EpCAM may also play a role in epithelial mesenchymal transition (EMT) in tumors, although its exact effects are poorly understood. Its ability to suppress E-cadherin suggests that EpCAM would promote EMT and tumor metastasis, but its homotypic cell adhesion properties can counteract its ability to suppress E-cadherin. Results from different studies are often conflicting. In one study, for example, silencing of EpCAM with short interfering RNA (siRNA) led to a reduction of proliferation, migration, and invasion of breast cancer cells in vitro supporting the role of EpCAM in promoting EMT. In another study, cells undergoing EMT were found to downregulate EpCAM. In one study, epithelial tumors were often strongly positive for EpCAM, but mesenchymal tumors showed only occasional and weak positivity. It has been suggested that EpCAM expression is downregulated during EMT but then upregulated once the metastasis reaches its future tumor site.
Target for immunotherapy
It has been speculated that since EpCAM in normal epithelia is expressed mostly on the basolateral membrane, it would be much less accessible to antibodies than EpCAM in cancer tissue, where it is homogeneously distributed on the cancer cell surface. In addition to being overexpressed in many carcinomas, EpCAM is expressed in cancer stem cells, making EpCAM an attractive target for immunotherapy. However, the heterogeneous expression of EpCAM in carcinomas and the fact that EpCAM is not tumor-specific (i.e., it is found in normal epithelium) raise concerns that immunotherapy directed towards EpCAM could have severe side effects. As the role of EpCAM in cancer cell signaling is better understood, EpCAM signaling rather than EpCAM itself may be a target for therapeutic intervention.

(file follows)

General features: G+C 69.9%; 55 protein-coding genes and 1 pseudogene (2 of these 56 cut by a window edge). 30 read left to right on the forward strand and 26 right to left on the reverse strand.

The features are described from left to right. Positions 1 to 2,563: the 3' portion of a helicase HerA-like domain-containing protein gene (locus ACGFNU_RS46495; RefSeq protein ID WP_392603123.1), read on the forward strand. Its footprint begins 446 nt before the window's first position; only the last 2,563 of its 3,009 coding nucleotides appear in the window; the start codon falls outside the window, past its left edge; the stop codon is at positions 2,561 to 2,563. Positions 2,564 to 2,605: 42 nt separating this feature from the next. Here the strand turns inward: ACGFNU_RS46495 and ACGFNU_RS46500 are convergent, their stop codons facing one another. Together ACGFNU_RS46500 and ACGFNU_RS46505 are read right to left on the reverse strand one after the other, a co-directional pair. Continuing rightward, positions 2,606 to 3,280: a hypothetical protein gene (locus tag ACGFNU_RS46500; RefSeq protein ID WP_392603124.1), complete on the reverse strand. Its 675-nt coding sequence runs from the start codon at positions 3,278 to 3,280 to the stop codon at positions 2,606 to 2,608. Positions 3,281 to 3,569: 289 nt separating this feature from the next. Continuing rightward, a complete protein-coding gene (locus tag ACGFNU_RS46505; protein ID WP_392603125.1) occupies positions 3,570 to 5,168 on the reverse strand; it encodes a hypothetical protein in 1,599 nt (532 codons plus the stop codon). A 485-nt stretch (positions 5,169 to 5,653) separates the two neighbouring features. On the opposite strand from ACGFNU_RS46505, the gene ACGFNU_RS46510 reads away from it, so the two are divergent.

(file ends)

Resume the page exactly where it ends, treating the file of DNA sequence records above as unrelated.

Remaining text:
EpCAM is often overexpressed in certain carcinomas, including in breast cancer, colon cancer and basal cell carcinoma of the skin. The diagnosis of such conditions can therefore be assisted by immunohistochemistry using BerEp4, which is an antibody to EpCAM.
A problem in EpCAM can indirectly cause Lynch syndrome, a genetic disorder that leads to increased risk of cancer. Deletion of a portion of the 3' end of the EpCAM gene causes epigenetic inactivation of the MSH2 gene by hypermethylating the promoter region of the MSH2 gene.
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- FAQs on HNPCC from the National Institute of Health